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Agriculture Organization of the United Nations, 2000). Research with the utilization of food by-products, etc., as feed for cricket production in mind has problems such as the lack of uniformity in measurement and evaluation items (Kuo and Fisher, 2022). In addition, the fact that feed design methods for

Open Access
In: Journal of Insects as Food and Feed

Abstract

Crickets are being reevaluated as food and livestock feed due to their high nutritional value and low environmental impact during production, as food waste can be used as feed. On the other hand, current cricket production uses feed used in aquaculture and poultry farming, and these feeds contain animal proteins such as fish meal and chicken meal. This is simply converting other animal proteins into insect proteins. Therefore, this study aimed to test whether two-spotted cricket powder can be used as a substitute for fishmeal in diets for Gryllus bimaculatus production. Cricket weight, feed efficiency, and number of crickets were evaluated by feeding rice bran: cricket powder = 85:15 and rice bran: fish meal = 85:15, respectively, referring to the feed mix ratio used by cricket producers. Results showed no statistically significant differences between the two experiments in cricket weight and feed conversion ratio. When data were obtained separately for each growth phase, cricket weight was found to be highest in the fourth post-hatching week for the diet with cricket powder and then decreased (initial input: 1 g; 28 days: 89.45 ± 22.19 g; 35 days: 49.47 ± 14.11 g). Feed conversion efficiency was found to be higher in the second half of growth (1-7 days: 0.48; 23-28 days: 0.80). The use of insect powder as bait for crickets is a new proposal. In cricket production, adults with low reproductive capacity are packaged and sold as food or livestock feed, but by using insect powder as feed during cricket production, it is possible to reduce animal protein in the feed. In the future, we plan to investigate the usefulness of mass-produced insect powder as feed for crickets.

In: Journal of Insects as Food and Feed

Abstract

A 100-day growth trial was conducted to evaluate the effects of dietary protein mixtures (PM) adding proportion on both sexes of the red swamp crayfish, Procambarus clarkii (Girard, 1852). Five diets were prepared by replacing 0%, 16.67%, 33.33%, 50%, and 66.67% of fish meal (FM) protein with protein mixtures in feed (designed Diet 1, Diet 2, Diet 3, Diet 4 and Diet 5). The results showed that growth performance presented a decreasing trend with an increase in dietary protein mixture levels. The GSI of female crayfish and the HSI of male crayfish initially increased and then decreased with increasing dietary protein mixtures. Interestingly, the GSI of males fed Diet 5 was higher than that in other groups ( P < 0.05 ). Diet 2 was the best feed for female gonad development and male muscle quality. Females fed Diet 3 had the highest muscle quality among the groups; males had improved gonad development when fed Diet 5.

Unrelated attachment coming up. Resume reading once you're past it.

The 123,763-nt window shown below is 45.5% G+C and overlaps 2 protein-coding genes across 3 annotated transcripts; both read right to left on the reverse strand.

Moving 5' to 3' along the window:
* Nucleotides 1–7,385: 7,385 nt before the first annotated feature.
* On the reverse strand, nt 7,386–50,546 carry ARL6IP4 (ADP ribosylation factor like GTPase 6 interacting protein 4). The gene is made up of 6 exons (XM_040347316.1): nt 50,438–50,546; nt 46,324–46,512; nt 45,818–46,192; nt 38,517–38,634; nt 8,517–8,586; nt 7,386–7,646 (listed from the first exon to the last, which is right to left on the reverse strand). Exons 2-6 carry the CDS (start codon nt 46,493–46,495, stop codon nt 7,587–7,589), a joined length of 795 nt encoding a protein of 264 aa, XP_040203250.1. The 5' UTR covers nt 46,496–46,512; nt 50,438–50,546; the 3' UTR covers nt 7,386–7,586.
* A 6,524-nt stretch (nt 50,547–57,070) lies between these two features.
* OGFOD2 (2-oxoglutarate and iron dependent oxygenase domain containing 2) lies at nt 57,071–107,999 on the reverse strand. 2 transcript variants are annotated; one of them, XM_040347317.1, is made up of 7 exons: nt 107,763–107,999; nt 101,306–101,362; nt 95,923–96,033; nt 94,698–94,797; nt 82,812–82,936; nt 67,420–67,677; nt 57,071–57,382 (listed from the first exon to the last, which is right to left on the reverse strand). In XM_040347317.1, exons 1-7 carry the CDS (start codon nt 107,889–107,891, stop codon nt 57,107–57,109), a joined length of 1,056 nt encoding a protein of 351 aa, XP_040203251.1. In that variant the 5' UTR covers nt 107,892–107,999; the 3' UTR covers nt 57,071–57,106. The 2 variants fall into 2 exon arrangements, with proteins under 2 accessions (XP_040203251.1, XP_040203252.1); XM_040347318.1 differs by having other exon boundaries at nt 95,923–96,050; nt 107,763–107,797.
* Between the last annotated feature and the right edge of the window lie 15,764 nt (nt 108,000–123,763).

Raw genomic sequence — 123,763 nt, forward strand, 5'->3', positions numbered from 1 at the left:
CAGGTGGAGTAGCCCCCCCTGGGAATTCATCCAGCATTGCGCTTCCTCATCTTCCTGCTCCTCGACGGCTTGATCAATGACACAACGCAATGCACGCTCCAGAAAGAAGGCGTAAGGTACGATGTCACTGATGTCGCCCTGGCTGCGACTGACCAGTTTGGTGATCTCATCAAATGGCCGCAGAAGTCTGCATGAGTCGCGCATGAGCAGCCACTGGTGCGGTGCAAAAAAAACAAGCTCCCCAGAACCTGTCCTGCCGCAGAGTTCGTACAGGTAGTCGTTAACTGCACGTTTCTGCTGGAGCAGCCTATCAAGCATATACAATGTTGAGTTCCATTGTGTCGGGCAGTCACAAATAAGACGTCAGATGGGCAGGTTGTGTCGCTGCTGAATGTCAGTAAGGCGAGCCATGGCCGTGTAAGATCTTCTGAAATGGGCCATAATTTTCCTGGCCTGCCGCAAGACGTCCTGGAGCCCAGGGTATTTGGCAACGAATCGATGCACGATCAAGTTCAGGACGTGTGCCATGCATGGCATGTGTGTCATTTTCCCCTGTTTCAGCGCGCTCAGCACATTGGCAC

In: Crustaceana

, Sakuragaoka, 1-1-1, 1568502, Tokyo, Japan; *y3sasaki@nodai.ac.jp Received 6 April 2023 | Accepted 2 August 2023 | Published online 22 September 2023 | Published in issue 29 January 2024 Abstract In this study, a self-selected feed design was conducted for Japanese food wastes, considering the macronutrients

S.A.) for feed design support, and the staff from MAFRICA-Matadero Frigorífic del Cardoner S.A. for meat sampling assistance. REFERENCES 1. Corino, C., Rossi, R., Cannata, S. & Ratti, S. (2014). Effect of dietary linseed on the nutritional value and quality of pork and pork products: Systematic

In: 63rd International Congress of Meat Science and Technology

in plastic containers and stored a 25 °C in the dark for the duration of the study. Mealworm colony To obtain larvae in the first instars (2-4), we established a T. molitor colony from a mealworm stock purchased locally. The larvae stock was placed in a PET container Yellow mealworm feed design

in plastic containers and stored a 25 °C in the dark for the duration of the study. Mealworm colony To obtain larvae in the first instars (2-4), we established a T. molitor colony from a mealworm stock purchased locally. The larvae stock was placed in a PET container Yellow mealworm feed design

allotted to experimental treatments. Pigs were fed for ten days, 90% ad libitum, four times daily, with isoenergetic (13.3-13.9 kJ ME/g dry matter) and semi-synthetic diets based on wheat and gluten feed, designed to cover nutritional requirements for growing pigs. They were fed on either adequate amino

In: Progress in Research on Energy and Protein Metabolism

pair-feeding design was used. The amount of food was increased as the pigs grew and the final daily intake was 950-1050 g. At 9 weeks old, l. dorsi and rhomboideus muscles were sampled 16-17 hours after the last meal. D-glucose (3g/kg BW0.75) was orally given to the pigs 1h before the samplings in

In: Progress in Research on Energy and Protein Metabolism

feeding these horses before other horses, providing compatible equine company, and the judicious use of low-dose tranquilizers during training. Anecdotal reports of increased nervousness have been received when selenium is supplemented at higher than the recommended levels. Feeds designed for RER should